National employers’ and employees’ organisations have the right to derogate by national collective agreement from the following provisions of the Working Hours Act:

  • regular working hours (section 6),
  • working hours in period-based work (section 7),
  • working hours of motor vehicle drivers (section 8),
  • working hours and stand-by time (sections 4 and 5),
  • the flexible period shortening or lengthening daily working hours under the flexible working hours system. (section 13(2))
  • the duration and content of an agreement concerning reduced working hours (section 15(2)),
  • remuneration payable on additional work and overtime (sections 22–25),
  • night work (section 26(1)),
  • shift work and night shifts in period-based work (section 27),
  • daily breaks (section 28),
  • daily rest period (section 29),
  • daily rest period of a motor vehicle driver (section 30),
  • weekly free time (section 31),
  • weekly free time (section 32),
  • Sunday work (section 33),
  • the working hours adjustment system (section 34), and
  • the shift roster (section 35).

Agreement at the workplace

An employer obliged to comply with a universally binding collective agreement and the occupational safety and health representative or other personnel representative or, if none such has been elected, the entire personnel or a personnel group collectively, may enter into an agreement on the organisation of regular working hours in the manner and within the limits prescribed in the collective agreement.

In concluding such an agreement, the provisions regarding approval of local agreement by the parties to the collective agreement need not be complied with. The employer must provide employees the opportunity to select a representative from among their number before the beginning of any agreement negotiations concerning regular working hours.

The employer and any individual employee may agree on the detailed application of such an agreement on regular working hours within the limits specified in that agreement. The employer and employee may also agree on flexible working hours as per the Working Hours Act.

Also, unless the collective agreement specifies otherwise, the employer and employee may agree on the extending of regular daily working hours by a maximum of one hour under the Working Hours Act. In such a case, the average weekly working hours must be no more than 40 hours over an adjustment period of 4 weeks. The weekly working hours shall not exceed 45 hours.

An agreement on regular working hours must be executed in writing if it is meant to be in force for more than two weeks. An agreement meant to be in force for less than two weeks may be concluded verbally if the parties agree that a written agreement is unnecessary, unless the applicable collective agreement specifically requires a written agreement.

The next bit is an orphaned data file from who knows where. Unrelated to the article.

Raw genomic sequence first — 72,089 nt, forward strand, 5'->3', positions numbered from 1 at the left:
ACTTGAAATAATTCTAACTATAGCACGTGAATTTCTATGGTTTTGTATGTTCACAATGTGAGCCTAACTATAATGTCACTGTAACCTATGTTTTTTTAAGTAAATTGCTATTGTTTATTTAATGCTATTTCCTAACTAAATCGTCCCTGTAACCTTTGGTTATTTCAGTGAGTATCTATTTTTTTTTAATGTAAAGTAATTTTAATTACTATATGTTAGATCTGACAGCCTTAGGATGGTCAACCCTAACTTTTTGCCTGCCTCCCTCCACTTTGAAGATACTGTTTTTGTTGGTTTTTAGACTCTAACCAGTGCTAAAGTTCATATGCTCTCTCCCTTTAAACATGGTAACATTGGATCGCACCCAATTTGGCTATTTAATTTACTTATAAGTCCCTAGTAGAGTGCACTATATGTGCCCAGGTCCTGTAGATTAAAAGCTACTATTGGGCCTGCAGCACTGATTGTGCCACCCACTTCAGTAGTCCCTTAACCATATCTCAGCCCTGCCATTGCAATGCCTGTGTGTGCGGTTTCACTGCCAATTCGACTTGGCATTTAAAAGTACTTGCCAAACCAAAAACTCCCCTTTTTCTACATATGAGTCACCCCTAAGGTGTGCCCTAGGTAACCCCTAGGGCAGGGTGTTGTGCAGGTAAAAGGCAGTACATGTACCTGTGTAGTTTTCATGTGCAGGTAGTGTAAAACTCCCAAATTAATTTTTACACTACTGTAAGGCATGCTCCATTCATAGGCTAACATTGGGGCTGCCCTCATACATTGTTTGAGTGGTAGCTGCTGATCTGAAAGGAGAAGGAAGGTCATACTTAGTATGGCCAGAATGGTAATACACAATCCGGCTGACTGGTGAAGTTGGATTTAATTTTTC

Agreement enabled by the Annual Holidays Act

The national labour market organisations may derogate from several provisions of the Annual Holidays Act (162/2005) in public and private collective agreements. Certain matters may be agreed on at the workplace.

Agreement between national labour market organisations

National employers’ and employees’ organisations have the right to derogate by national collective agreement from the following provisions of the Annual Holidays Act:

  • the holiday season (section 4),
  • the period equivalent to time at work, assuming that the agreed arrangement guarantees the employee at least the annual holiday provided for in the Annual Holidays Act (section 7),
  • the right to take leave of an employee who has worked for the same employer under repeated fixed-term employment contracts (section 8(2)),
  • the calculation of annual holiday pay and holiday compensation (sections 9, 10, 11, 12, 13 and 14),
  • taking a holiday exceeding 12 weekdays in one or more segments (section 21),
  • carried-over holiday (section 27), and
  • using winter holiday for other reduction of working hours provided for in the collective agreement.

Agreement at the workplace

The employer is allowed to apply the annual holiday provisions of the applicable collective agreement also in the employment relationships of those employees who are not subject to the collective agreement but with whom the employer is obliged to comply with the provisions of the collective agreement as per the Employment Contracts Act (436/1946).

In addition, the employer and employee may agree within the limits specified in the Annual Holidays Act on:

  • the timing of the annual holiday,
  • taking the portion of the holiday exceeding 12 weekdays no later than one year after the end of the holiday season in question, and
  • taking the portion of the annual holiday exceeding 24 weekdays in the form of shorter working hours (only at the employee’s initiative).